On the one hand information wants to be expensive, because it’s so valuable. The right information in the right place just changes your life. On the other hand, information wants to be free, because the cost of getting it out is getting lower and lower all the time. So you have these two fighting against each other.
During the course of my career in business media I have heard parts of this phrase trotted out on regular occasions to justify various publishing models. Generally the extracts have centred on the ‘information wants to be free part’ and have ignored the rest of the quote. It has proved to be a nice hook to hang digital publishing strategies on and one that has been adopted by the majority of the newspaper sites over recent years.
Now, with the collapse of advertising markets (especially print) it feels as though we’re at a tipping point for media businesses. Newspapers are leading the way but I am certain that they provide a blueprint for what is happening – albeit at a slightly slower pace – in the consumer and then the business media industries.
In my Delicious bookmarks I have been trying to keep track of the various articles from publishers arguing about raising the pay-wall for content, starting to charge micro-payments for articles or banding together into one giant co-operative to keep content out of Google’s results & earn a ‘fairer share’ of the revenue their content generates.
Interesting as these articles are I believe that they often deal with a fairly simple issue in an overly complicated way.
Media owners generally fall into three broad categories and each should approach the digital challenge in a distinct way.
Newspapers and general news titles – stay open access, revel in the millions of visitors you get, but change your business model, fast
If we go back to the quote above, the big problem for the media business seems to be that information – in its various guises but especially news – is increasingly commoditised. Search online for any news event and you’ll usually find someone covering it – be that a newspaper, blogger, the BBC, Google News or part of the specialist press. That’s the reality of a digital and networked world that we, in the developed world especially, live in. The genie won’t go back into the bottle. Putting a pay-wall up for this form of information will never work. Micro-payments will never work. Publishers who have traditionally relied upon earning premium rates for selling advertising around this commoditised content had better reinvent their business model quickly. In this blog I have suggested a few ways in which they might look to do this but generally I think this involves a fundamental change of mindset.
The major newspaper businesses need to stop crying foul, stop pining for a bygone age & see that they have a great advantage over lesser information providers in the way that Google and other search engines afford them ‘authority status’ and deliver huge numbers of interested readers. Their priority has to be in figuring out the ways to monetise this traffic. Something that I think the vast majority of them do very badly.
Specialist information providers – put your content behind a pay-wall and continually try to move further up the value chain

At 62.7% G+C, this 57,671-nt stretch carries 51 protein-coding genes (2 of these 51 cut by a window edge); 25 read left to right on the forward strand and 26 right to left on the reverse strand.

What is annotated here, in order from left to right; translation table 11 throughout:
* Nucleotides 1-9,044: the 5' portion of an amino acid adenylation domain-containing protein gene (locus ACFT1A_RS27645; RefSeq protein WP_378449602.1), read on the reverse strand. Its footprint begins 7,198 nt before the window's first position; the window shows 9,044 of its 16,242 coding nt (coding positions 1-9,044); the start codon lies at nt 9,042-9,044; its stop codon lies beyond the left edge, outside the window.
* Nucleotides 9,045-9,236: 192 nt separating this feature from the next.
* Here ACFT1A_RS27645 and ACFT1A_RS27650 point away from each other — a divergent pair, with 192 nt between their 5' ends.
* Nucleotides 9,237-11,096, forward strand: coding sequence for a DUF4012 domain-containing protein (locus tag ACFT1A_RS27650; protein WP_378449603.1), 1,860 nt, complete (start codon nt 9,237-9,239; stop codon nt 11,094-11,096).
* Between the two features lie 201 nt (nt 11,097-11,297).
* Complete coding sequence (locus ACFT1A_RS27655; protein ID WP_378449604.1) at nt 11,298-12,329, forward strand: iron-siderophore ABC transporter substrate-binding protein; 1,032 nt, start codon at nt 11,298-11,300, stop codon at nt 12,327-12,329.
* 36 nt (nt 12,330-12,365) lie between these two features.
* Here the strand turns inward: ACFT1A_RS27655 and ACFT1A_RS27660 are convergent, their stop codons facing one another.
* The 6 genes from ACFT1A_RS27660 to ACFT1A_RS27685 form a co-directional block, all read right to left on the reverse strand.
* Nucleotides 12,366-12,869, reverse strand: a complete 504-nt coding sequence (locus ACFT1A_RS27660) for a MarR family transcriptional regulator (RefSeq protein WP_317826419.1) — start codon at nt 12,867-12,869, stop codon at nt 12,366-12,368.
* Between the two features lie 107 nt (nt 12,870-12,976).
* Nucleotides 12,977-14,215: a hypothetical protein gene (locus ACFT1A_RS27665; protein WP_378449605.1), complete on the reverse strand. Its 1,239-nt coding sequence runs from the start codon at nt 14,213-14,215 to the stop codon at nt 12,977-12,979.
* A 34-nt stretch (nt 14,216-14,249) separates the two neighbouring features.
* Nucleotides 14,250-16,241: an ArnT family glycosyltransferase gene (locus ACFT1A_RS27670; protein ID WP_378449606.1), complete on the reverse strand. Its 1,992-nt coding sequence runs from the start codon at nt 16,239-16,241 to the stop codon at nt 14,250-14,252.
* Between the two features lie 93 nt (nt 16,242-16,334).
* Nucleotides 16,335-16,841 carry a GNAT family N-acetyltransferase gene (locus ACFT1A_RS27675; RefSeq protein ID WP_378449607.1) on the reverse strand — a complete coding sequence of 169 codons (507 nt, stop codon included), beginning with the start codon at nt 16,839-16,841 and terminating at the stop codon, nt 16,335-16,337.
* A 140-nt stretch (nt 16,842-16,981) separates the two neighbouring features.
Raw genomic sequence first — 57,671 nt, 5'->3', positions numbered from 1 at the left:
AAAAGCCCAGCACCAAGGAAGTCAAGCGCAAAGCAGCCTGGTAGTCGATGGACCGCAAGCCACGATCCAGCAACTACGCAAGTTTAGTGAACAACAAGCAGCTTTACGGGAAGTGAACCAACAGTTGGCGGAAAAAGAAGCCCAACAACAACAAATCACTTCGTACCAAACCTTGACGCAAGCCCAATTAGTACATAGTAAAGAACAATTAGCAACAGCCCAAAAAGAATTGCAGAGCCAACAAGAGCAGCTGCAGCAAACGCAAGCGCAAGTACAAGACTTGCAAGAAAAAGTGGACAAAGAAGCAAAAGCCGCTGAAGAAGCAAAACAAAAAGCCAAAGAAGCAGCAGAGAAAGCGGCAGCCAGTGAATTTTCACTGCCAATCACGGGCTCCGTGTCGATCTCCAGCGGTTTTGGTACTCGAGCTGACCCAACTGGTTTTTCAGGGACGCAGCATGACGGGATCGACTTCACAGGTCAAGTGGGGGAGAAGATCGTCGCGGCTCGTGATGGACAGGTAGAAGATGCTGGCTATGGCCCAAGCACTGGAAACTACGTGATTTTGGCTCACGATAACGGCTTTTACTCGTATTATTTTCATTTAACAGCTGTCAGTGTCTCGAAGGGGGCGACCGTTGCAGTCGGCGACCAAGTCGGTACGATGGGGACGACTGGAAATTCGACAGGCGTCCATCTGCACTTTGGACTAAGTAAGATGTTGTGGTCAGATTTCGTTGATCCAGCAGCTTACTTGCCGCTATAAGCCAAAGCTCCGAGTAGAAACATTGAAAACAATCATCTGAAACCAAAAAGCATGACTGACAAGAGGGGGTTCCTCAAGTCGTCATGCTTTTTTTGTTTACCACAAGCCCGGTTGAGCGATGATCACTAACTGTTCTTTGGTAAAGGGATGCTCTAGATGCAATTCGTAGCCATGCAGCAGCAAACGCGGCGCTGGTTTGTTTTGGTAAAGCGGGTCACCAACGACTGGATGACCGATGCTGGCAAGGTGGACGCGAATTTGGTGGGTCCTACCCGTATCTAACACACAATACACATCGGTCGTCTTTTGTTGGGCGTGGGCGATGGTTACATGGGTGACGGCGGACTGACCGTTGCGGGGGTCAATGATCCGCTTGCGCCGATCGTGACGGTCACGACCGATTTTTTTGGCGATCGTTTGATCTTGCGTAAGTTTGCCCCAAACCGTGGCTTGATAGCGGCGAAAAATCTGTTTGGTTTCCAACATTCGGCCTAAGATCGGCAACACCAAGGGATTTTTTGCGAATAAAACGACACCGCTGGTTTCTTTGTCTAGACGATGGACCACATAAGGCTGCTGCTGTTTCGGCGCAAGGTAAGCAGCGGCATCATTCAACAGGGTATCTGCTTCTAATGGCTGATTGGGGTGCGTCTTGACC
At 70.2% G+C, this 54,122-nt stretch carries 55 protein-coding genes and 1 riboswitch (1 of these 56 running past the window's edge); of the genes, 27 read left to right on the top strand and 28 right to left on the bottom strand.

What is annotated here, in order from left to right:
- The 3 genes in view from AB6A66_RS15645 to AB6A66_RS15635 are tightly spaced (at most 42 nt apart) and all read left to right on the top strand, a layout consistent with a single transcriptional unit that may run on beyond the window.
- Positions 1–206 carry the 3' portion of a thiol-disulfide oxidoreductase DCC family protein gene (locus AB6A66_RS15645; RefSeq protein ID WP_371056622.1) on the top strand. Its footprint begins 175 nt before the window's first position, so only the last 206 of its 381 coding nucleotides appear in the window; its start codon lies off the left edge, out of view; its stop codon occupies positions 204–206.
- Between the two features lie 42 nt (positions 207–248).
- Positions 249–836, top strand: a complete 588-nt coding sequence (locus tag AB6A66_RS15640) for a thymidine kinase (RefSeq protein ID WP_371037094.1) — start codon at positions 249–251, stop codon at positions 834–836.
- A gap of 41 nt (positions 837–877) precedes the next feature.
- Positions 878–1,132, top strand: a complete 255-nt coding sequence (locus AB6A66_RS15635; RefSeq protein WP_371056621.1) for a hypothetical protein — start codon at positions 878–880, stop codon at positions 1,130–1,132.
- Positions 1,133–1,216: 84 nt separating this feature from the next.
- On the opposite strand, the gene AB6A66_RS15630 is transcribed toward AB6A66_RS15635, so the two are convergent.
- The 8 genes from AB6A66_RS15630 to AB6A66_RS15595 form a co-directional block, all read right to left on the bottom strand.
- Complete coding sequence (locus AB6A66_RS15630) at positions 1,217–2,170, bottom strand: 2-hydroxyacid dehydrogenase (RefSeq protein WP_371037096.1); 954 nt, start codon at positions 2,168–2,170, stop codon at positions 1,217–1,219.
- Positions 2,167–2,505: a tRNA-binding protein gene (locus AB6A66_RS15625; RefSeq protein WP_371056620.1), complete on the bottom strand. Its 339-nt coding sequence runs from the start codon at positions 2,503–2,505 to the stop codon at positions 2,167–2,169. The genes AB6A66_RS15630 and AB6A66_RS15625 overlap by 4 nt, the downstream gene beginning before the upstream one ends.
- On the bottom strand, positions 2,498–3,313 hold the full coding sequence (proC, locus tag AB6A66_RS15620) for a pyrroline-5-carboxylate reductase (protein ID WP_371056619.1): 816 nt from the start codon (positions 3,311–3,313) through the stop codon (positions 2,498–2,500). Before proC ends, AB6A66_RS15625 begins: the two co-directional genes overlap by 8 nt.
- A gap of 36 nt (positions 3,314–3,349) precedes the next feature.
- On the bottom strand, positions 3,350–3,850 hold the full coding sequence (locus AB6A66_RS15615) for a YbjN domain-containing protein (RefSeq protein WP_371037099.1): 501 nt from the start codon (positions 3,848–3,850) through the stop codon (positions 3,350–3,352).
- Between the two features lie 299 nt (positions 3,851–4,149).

At the other end of the media spectrum is highly specialised, ultra-niche content, tools and analysis. Here, the further you delve into a niche, and the more you do to enhance the content away from pure news, the scarcer the content becomes and generally its value increases. Pay-walls work. It also helps that, in business markets certainly, the end user can claim the cost of purchasing as a company business expense; which is why parallels between the Wall Street Journal and FT’s pricing policy are irrelevant to other newspaper operations.
Large sections of the media business that operate in this area are finding their companies have been pretty robust during the recession. They work with subscription models and so long as they keep innovating and really concentrate on providing ‘must have’ information their businesses should prosper.
Those in between – develop a hybrid model
This applies to those publishers who are caught in the middle of the 2 groups I mentioned above. They neither generate a high volume of traffic nor produce vital must have information but they often have a strong brand in a vertical business or consumer market (maybe with 4 or 5 other key information providers or international competition). While the challenge here is a big one I also think that strategically the way forwards is clear.
Media owners in this sector need to segment their audience and increasingly apply the ‘freemium’ model. The majority of their content should be open access (and well optimised) but every opportunity should be made to use this content as a prospect gathering device. Depending on your market these could include e-mail newsletters, downloadable white-papers, recipe planners or holiday guides. Then, around the edges of this free offering the publishers need to identify and build upon additional paid -for information needs. This could be sections of premium content, related books, conferences, training, exhibitions, job boards, market research services, affiliate sales, membership models etc.
An old colleague of mine at Incisive Media used to refer to ‘the power of seven’ – 7 separate ways in which every page on our websites should interact with the visitor. This is spot on and provides a handy metric for all publishers to think about what their open access editorial is there to achieve. Merely concentrating on eyeballs and CPM rates for advertising is never going to be a solution.